Purple Emperor
Green Hairstreak
European Peacock

Buff Arches is an astonishing moth that has disguised itself as a chunk of flint on a woodland floor

Some moths use pareidolia to scare away predators by flashing scary “eyes”, others disguise themselves as twigs, bark, lichen, moss. Some opt to look like leaves, yet others have more than a passing resemblance to flowers. Others spend a lowly life looking like bird droppings. This one, however, the Buff Arches, has evolved to resemble a chunk of flint lying on a woodland floor.

More moths on my Imaging Storm website  just follow the “Mothematics” menu

Take a relaxing riverboat trip at dawn for the ultimate in musical inspiration

A (hopefully) soothing instrumental inspired by a peaceful trip on a narrowboat along the Old West River on a midsummer’s dawn, “composed” by 雷竞技官网 . Synth strings, French horns, oboe, clarinet, and glockenspiel played on AKAI keyboard, Taylor six-string for the pseudoclassical guitar, mixing and production by 雷竞技官网 .

I don’t hear anyone else’s melodies or snippets of melodies (and usually with my music I can hear all the influences outloud), so I think I’ve avoided copying the tropes of the wonderful new world, big country, deep south stuff from the likes of Copland, Dvorak, Gershwin, and Moross. Nevertheless, it’s a big sloppy slice of Americana from a Geordie daarn saarf in England rather than the deep south US of A. The sea refuses no river, as they say.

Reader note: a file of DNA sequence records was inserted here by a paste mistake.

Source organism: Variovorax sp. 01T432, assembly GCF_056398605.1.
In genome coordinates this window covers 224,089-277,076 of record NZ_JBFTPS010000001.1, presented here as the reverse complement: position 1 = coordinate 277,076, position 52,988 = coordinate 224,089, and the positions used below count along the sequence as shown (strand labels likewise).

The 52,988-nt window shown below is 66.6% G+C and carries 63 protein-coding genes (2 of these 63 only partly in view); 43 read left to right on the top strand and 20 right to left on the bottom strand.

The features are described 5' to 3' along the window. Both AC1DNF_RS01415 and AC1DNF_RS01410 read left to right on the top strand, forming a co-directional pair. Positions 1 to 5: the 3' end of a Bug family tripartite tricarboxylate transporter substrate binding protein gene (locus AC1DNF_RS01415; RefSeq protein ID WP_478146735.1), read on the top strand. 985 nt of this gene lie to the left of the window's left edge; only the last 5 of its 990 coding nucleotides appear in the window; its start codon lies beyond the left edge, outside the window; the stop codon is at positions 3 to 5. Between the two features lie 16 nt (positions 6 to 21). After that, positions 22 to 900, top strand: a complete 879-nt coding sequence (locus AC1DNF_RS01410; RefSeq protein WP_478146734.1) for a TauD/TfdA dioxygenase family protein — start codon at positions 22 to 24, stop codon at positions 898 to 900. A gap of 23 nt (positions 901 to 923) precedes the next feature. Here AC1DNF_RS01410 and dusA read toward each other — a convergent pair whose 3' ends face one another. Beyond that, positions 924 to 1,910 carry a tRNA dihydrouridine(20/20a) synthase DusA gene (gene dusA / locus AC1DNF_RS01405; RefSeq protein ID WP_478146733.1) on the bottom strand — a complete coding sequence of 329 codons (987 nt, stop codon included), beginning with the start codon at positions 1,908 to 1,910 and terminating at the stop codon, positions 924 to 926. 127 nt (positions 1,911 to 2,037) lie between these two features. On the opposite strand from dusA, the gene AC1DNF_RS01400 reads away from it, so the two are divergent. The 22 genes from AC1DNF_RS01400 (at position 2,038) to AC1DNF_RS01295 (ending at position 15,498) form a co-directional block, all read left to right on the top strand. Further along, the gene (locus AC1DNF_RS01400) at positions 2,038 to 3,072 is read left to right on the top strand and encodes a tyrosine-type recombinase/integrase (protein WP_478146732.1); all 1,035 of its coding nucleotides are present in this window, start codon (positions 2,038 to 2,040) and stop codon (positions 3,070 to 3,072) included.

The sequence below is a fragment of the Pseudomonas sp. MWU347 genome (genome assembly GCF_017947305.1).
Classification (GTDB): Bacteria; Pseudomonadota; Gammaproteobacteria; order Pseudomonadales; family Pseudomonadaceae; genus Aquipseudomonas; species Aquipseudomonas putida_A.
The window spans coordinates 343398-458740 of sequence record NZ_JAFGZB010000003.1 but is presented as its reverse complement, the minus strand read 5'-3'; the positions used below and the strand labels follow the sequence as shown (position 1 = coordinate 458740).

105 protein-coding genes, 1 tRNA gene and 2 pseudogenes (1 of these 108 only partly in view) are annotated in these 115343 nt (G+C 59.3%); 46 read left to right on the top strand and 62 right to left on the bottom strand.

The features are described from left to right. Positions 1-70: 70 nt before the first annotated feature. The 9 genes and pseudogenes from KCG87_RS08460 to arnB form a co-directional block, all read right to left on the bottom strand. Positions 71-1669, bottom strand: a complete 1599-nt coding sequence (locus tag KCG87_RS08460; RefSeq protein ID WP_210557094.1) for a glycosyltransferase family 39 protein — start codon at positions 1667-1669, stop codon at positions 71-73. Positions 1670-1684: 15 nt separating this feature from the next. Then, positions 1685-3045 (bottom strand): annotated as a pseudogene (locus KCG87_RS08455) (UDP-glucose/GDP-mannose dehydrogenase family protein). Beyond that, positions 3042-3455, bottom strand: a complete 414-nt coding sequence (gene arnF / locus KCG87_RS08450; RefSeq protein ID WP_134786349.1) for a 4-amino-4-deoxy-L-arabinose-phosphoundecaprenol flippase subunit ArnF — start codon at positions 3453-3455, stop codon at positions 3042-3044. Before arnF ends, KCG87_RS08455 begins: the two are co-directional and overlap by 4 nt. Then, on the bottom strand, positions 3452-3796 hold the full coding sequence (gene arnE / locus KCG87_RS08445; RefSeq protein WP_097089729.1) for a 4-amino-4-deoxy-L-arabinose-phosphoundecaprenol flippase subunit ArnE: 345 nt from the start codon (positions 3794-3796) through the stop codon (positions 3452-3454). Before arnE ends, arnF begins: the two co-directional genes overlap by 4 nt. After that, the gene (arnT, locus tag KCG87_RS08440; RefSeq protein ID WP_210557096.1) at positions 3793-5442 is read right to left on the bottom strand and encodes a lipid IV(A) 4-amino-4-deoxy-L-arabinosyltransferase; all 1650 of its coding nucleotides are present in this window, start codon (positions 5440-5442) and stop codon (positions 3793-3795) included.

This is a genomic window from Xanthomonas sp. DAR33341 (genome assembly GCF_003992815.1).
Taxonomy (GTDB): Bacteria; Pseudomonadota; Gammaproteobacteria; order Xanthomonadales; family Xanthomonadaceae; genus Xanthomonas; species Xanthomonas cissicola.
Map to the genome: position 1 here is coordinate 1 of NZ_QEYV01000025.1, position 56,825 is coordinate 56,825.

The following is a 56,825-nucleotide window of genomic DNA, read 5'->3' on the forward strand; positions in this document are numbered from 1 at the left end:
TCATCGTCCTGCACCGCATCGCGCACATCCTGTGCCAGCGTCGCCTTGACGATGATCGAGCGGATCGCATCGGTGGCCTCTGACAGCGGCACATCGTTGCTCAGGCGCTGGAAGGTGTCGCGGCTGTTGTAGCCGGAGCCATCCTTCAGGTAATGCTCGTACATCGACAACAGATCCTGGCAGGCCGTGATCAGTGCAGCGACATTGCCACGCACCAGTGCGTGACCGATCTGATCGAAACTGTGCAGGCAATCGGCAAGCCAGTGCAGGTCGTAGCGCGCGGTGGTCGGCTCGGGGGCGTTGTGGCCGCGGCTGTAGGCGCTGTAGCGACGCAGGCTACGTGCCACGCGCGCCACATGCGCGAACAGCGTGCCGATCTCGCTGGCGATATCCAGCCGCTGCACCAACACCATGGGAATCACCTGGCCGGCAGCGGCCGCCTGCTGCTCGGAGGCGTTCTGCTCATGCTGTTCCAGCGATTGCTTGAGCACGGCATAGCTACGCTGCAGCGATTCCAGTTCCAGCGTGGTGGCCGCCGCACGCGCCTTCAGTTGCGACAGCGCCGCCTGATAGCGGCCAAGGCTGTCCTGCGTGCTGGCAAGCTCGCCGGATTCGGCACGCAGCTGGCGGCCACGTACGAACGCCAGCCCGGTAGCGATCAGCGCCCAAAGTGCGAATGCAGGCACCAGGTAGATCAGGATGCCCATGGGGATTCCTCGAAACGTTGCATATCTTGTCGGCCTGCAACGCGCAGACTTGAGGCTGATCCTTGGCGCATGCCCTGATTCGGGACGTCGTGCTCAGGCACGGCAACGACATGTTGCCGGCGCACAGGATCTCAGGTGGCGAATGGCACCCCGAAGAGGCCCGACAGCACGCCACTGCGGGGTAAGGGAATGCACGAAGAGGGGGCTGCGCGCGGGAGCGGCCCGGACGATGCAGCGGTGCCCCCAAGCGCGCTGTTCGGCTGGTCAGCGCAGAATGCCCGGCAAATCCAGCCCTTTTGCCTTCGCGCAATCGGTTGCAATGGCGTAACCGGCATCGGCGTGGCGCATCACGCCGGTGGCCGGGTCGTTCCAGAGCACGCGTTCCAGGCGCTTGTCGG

You can stream or download the latest version of the track on BandCamp. I’m still working on it and remixing.

“I pondered whether this wandering refrain heralded dawn or dusk till I realized it was all the same. The Mobius strip of life ties light and river movements through music to eternity, [Dave] moves my soul again”
— Kae, via Twitter

Freedom of movement for European Roller

About a week ago, the birding wires were buzzing with news of a rare visitor to the British Isles – a European Roller (Coracias garrulus). It’s the only Roller to breed in Europe and you usually find them around southern Spain, the Mediterranean coasts and into the Middle East, Central Asia, and Morocco, rather than the British Isles. But, here was one perching on overhead powerlines that cross a farm alongside a busy stretch of Suffolk road.

European Roller

Now, Mrs Sciencebase and myself love a bit of nature as you probably guessed by now, but we don’t tend to “twitch”, we rarely go out of our way to see a bit of wildlife, although it has been known.

European Roller

Usually, we’d combine an off-patch twitch with another trip and so when Mrs Sciencebase mentioned she’d like to visit the Suffolk Wildlife Trust site at Lackford Lakes on our joint day off I agreed and then let her know about the Roller. Fortunately, the short, fast route we’d normally take had roadworks, so we took a diversion that just happened to go along the aforementioned Suffolk road.

Coracias garrulus

We stopped off, just as had done perhaps 100 other birders, set up cameras and scopes and took a good long look at this beautiful and exotic bird that has some of the characteristics of the Jay, the Bee Eater and the Kingfisher, all rolled into one, as it were. When it wasn’t perched on wires or hiding in the hedgerow it was generally flying past us at about 200 metres distance. But, just as we were giving up on getting a decent shot it flew on to the wires about 100 metres away, sat for a while, did couple of barrel roll flights (hence the name) and then headed back to the hedgerow, so I did get a couple of half-decent in-flight photos of this quite exotic and unique bird.

Hard shooting a fasst-moving bird against a bright sky, high shutter speed also means high ISO which means digital grain (noise).